Define "attempt," because I'm confused!
"...pricing against the shift of growth towards entry level smartphones has been present for two years or more. It has not been convincingly addressed. The iPhone 5c was an attempt..."
HOW? How, in any light, was the 5c any kind of attempt at a lower priced phone?
(Note: I'm going to use US dollars for this post, because that's where I live and see the market. Numbers may vary from wherever you are, but I doubt the trend will.)
Sure, it cost $100 less, but that's no different than in previous years. In case someone wasn't paying attention, here's what I mean: When the iPhone 4 came out, the 3GS dropped to cost $100 less than the 4 did, for the same capacity. A year or so later, the release of the 4s shifted the 4 to selling for $100 less than a same-sized (GB) 4s. Ditto when the 5 came out, relative to the 4s.
What changed with the 5c? NOTHING, practically. Oh, yes, it was a "new" model, sure, but only in the same way that, say, Honda coming out with a new variant of the same-year Accord could be counted as a "new model of car."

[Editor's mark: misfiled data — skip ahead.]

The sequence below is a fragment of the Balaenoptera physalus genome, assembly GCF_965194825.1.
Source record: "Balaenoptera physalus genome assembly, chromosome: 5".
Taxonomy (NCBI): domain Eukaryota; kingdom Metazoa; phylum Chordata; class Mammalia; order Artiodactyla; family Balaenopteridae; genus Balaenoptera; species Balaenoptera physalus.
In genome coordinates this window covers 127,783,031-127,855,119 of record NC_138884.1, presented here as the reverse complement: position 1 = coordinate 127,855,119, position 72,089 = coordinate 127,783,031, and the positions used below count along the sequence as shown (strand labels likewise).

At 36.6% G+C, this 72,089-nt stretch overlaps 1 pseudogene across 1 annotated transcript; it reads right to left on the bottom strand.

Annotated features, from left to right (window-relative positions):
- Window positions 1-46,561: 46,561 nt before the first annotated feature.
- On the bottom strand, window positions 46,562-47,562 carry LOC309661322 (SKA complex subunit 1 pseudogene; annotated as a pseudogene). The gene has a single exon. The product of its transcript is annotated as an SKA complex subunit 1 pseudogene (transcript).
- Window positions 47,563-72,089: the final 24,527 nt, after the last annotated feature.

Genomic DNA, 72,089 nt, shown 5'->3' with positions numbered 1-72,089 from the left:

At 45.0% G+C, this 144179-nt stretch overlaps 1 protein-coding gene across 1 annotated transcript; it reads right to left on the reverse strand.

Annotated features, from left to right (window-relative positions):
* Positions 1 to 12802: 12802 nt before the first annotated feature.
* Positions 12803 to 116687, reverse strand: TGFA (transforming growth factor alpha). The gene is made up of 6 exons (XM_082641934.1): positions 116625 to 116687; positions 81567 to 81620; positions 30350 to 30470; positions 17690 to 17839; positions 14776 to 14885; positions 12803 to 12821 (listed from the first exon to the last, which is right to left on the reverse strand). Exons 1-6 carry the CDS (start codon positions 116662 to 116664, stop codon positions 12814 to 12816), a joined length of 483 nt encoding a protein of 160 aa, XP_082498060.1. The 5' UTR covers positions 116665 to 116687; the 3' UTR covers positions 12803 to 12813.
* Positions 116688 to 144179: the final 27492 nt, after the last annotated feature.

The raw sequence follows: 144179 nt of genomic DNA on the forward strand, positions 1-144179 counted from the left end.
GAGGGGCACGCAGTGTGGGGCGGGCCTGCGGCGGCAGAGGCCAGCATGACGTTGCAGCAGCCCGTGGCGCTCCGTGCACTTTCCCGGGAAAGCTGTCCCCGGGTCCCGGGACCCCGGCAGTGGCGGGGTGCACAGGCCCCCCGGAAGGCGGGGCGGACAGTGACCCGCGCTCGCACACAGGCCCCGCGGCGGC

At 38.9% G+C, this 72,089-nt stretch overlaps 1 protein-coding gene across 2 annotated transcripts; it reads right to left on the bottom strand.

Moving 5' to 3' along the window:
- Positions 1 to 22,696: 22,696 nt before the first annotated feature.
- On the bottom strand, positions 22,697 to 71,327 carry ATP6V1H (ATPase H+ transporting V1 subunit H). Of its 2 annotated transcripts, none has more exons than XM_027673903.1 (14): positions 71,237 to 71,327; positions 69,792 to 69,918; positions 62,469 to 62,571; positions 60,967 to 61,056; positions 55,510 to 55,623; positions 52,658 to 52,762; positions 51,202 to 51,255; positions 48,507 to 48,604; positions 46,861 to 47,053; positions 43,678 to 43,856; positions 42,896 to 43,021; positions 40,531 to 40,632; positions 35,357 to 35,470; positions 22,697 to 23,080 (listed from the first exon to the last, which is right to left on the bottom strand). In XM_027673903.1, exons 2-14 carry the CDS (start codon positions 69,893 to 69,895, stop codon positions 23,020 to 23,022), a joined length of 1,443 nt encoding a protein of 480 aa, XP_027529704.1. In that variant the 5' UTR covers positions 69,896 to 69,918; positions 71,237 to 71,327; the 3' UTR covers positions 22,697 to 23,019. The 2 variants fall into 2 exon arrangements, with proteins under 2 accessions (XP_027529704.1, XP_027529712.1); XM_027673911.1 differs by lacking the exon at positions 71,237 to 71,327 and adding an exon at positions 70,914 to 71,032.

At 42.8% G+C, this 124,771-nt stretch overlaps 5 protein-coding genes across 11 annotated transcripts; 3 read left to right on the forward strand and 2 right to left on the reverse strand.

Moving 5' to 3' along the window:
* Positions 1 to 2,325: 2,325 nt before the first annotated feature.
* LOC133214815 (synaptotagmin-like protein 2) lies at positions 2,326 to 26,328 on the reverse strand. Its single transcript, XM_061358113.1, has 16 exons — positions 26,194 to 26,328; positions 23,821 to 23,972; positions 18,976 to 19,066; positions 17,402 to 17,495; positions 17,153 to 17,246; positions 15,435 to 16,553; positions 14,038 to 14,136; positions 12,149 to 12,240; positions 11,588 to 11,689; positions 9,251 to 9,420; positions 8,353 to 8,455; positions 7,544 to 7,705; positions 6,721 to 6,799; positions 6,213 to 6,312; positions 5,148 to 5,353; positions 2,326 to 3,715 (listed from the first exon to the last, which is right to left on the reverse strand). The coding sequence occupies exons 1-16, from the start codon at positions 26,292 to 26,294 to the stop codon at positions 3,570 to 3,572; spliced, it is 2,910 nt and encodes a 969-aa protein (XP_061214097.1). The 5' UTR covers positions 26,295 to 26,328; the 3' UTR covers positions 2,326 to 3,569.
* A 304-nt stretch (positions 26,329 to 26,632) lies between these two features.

The iPhone 5c is almost identical to the iPhone 5, as far as the computing portion goes. Furthermore, the iPhone 5 was discontinued at the time, or at least I never saw them selling again, and Apple removed them from it's iPhone store online. With the iPhone 4s still listed, I'm pretty secure in my statement.
Essentially, Apple repackaged the 5 and called it new again. But, did this "new" phone sell for a new, cheaper than ever (relatively) price? Nope. Both on contract, a new iPhone 5s costs $199, while a new iPhone 5c costs $99. Or, $649 vs $549, sans contract.
So, again I ask: How, in any way, is that an attempt at addressing a lower cost market? They didn't do anything differently than in years past, except to have changed the package the last-gen model came in.